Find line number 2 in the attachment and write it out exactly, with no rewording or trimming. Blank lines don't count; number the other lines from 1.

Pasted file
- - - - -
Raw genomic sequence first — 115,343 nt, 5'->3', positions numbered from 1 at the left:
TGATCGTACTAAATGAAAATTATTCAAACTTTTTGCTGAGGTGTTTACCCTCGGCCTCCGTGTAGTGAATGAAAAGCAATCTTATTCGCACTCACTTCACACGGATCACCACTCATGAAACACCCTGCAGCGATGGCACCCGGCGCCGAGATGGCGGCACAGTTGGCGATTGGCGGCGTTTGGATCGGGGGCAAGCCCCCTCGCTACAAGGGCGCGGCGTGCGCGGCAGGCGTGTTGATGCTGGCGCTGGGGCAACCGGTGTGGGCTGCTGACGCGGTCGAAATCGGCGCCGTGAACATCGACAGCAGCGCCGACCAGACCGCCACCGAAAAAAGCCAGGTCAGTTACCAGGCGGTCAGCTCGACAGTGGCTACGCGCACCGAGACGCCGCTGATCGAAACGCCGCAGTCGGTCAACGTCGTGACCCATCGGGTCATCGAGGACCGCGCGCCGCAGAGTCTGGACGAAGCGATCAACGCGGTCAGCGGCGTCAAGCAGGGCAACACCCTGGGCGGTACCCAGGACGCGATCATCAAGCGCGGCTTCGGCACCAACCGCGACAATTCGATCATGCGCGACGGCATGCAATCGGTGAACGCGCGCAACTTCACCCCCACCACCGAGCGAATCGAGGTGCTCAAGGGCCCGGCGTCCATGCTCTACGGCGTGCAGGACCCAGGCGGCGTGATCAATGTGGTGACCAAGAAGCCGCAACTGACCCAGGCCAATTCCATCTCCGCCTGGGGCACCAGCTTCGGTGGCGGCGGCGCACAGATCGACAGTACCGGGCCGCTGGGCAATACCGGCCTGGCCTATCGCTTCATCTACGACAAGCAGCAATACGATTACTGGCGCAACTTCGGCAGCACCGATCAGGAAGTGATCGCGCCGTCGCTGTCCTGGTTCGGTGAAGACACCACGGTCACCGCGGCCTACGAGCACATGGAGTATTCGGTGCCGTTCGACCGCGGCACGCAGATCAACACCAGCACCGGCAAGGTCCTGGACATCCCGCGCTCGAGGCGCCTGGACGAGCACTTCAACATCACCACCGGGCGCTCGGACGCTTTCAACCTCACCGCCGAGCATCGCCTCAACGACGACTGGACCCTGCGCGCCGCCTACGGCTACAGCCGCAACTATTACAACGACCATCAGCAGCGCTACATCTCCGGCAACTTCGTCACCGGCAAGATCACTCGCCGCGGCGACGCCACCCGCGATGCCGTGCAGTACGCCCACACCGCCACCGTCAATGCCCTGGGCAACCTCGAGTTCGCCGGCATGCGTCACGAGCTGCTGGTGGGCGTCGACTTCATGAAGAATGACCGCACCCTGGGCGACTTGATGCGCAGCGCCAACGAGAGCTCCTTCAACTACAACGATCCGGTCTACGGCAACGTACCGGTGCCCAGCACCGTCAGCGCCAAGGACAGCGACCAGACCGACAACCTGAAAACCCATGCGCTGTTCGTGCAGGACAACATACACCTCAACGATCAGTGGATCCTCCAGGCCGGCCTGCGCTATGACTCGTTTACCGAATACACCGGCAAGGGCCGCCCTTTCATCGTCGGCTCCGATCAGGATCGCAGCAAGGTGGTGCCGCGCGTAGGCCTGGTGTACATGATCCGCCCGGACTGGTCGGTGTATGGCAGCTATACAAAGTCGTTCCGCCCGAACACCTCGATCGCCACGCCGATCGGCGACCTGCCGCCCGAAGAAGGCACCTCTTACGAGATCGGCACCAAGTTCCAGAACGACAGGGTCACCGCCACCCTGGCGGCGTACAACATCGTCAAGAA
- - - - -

TGATCGTACTAAATGAAAATTATTCAAACTTTTTGCTGAGGTGTTTACCCTCGGCCTCCGTGTAGTGAATGAAAAGCAATCTTATTCGCACTCACTTCACACGGATCACCACTCATGAAACACCCTGCAGCGATGGCACCCGGCGCCGAGATGGCGGCACAGTTGGCGATTGGCGGCGTTTGGATCGGGGGCAAGCCCCCTCGCTACAAGGGCGCGGCGTGCGCGGCAGGCGTGTTGATGCTGGCGCTGGGGCAACCGGTGTGGGCTGCTGACGCGGTCGAAATCGGCGCCGTGAACATCGACAGCAGCGCCGACCAGACCGCCACCGAAAAAAGCCAGGTCAGTTACCAGGCGGTCAGCTCGACAGTGGCTACGCGCACCGAGACGCCGCTGATCGAAACGCCGCAGTCGGTCAACGTCGTGACCCATCGGGTCATCGAGGACCGCGCGCCGCAGAGTCTGGACGAAGCGATCAACGCGGTCAGCGGCGTCAAGCAGGGCAACACCCTGGGCGGTACCCAGGACGCGATCATCAAGCGCGGCTTCGGCACCAACCGCGACAATTCGATCATGCGCGACGGCATGCAATCGGTGAACGCGCGCAACTTCACCCCCACCACCGAGCGAATCGAGGTGCTCAAGGGCCCGGCGTCCATGCTCTACGGCGTGCAGGACCCAGGCGGCGTGATCAATGTGGTGACCAAGAAGCCGCAACTGACCCAGGCCAATTCCATCTCCGCCTGGGGCACCAGCTTCGGTGGCGGCGGCGCACAGATCGACAGTACCGGGCCGCTGGGCAATACCGGCCTGGCCTATCGCTTCATCTACGACAAGCAGCAATACGATTACTGGCGCAACTTCGGCAGCACCGATCAGGAAGTGATCGCGCCGTCGCTGTCCTGGTTCGGTGAAGACACCACGGTCACCGCGGCCTACGAGCACATGGAGTATTCGGTGCCGTTCGACCGCGGCACGCAGATCAACACCAGCACCGGCAAGGTCCTGGACATCCCGCGCTCGAGGCGCCTGGACGAGCACTTCAACATCACCACCGGGCGCTCGGACGCTTTCAACCTCACCGCCGAGCATCGCCTCAACGACGACTGGACCCTGCGCGCCGCCTACGGCTACAGCCGCAACTATTACAACGACCATCAGCAGCGCTACATCTCCGGCAACTTCGTCACCGGCAAGATCACTCGCCGCGGCGACGCCACCCGCGATGCCGTGCAGTACGCCCACACCGCCACCGTCAATGCCCTGGGCAACCTCGAGTTCGCCGGCATGCGTCACGAGCTGCTGGTGGGCGTCGACTTCATGAAGAATGACCGCACCCTGGGCGACTTGATGCGCAGCGCCAACGAGAGCTCCTTCAACTACAACGATCCGGTCTACGGCAACGTACCGGTGCCCAGCACCGTCAGCGCCAAGGACAGCGACCAGACCGACAACCTGAAAACCCATGCGCTGTTCGTGCAGGACAACATACACCTCAACGATCAGTGGATCCTCCAGGCCGGCCTGCGCTATGACTCGTTTACCGAATACACCGGCAAGGGCCGCCCTTTCATCGTCGGCTCCGATCAGGATCGCAGCAAGGTGGTGCCGCGCGTAGGCCTGGTGTACATGATCCGCCCGGACTGGTCGGTGTATGGCAGCTATACAAAGTCGTTCCGCCCGAACACCTCGATCGCCACGCCGATCGGCGACCTGCCGCCCGAAGAAGGCACCTCTTACGAGATCGGCACCAAGTTCCAGAACGACAGGGTCACCGCCACCCTGGCGGCGTACAACATCGTCAAGAA